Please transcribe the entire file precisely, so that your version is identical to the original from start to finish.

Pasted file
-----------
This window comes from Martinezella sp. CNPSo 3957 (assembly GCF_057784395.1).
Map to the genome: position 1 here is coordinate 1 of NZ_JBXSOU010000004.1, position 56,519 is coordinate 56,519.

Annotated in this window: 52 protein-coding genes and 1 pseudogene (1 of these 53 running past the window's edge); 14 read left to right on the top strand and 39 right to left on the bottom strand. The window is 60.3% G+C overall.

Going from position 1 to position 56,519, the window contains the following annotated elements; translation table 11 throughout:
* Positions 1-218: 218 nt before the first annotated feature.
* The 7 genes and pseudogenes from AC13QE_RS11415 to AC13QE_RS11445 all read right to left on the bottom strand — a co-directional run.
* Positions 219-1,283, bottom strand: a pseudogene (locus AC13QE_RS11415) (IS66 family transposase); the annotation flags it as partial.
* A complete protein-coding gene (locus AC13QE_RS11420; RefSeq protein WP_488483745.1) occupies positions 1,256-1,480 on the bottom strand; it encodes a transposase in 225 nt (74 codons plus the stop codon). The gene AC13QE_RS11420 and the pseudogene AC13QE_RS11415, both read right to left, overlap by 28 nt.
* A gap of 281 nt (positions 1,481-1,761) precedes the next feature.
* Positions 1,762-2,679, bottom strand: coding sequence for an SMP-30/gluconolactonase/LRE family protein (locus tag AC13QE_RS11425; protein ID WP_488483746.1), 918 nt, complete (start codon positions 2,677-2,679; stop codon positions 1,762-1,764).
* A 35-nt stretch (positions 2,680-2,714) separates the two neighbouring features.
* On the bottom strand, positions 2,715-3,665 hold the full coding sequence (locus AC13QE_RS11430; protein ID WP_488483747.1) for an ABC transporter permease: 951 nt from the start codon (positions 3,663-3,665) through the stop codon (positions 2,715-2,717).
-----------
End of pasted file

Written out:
This window comes from Martinezella sp. CNPSo 3957 (assembly GCF_057784395.1).
Map to the genome: position 1 here is coordinate 1 of NZ_JBXSOU010000004.1, position 56,519 is coordinate 56,519.

Annotated in this window: 52 protein-coding genes and 1 pseudogene (1 of these 53 running past the window's edge); 14 read left to right on the top strand and 39 right to left on the bottom strand. The window is 60.3% G+C overall.

Going from position 1 to position 56,519, the window contains the following annotated elements; translation table 11 throughout:
* Positions 1-218: 218 nt before the first annotated feature.
* The 7 genes and pseudogenes from AC13QE_RS11415 to AC13QE_RS11445 all read right to left on the bottom strand — a co-directional run.
* Positions 219-1,283, bottom strand: a pseudogene (locus AC13QE_RS11415) (IS66 family transposase); the annotation flags it as partial.
* A complete protein-coding gene (locus AC13QE_RS11420; RefSeq protein WP_488483745.1) occupies positions 1,256-1,480 on the bottom strand; it encodes a transposase in 225 nt (74 codons plus the stop codon). The gene AC13QE_RS11420 and the pseudogene AC13QE_RS11415, both read right to left, overlap by 28 nt.
* A gap of 281 nt (positions 1,481-1,761) precedes the next feature.
* Positions 1,762-2,679, bottom strand: coding sequence for an SMP-30/gluconolactonase/LRE family protein (locus tag AC13QE_RS11425; protein ID WP_488483746.1), 918 nt, complete (start codon positions 2,677-2,679; stop codon positions 1,762-1,764).
* A 35-nt stretch (positions 2,680-2,714) separates the two neighbouring features.
* On the bottom strand, positions 2,715-3,665 hold the full coding sequence (locus AC13QE_RS11430; protein ID WP_488483747.1) for an ABC transporter permease: 951 nt from the start codon (positions 3,663-3,665) through the stop codon (positions 2,715-2,717).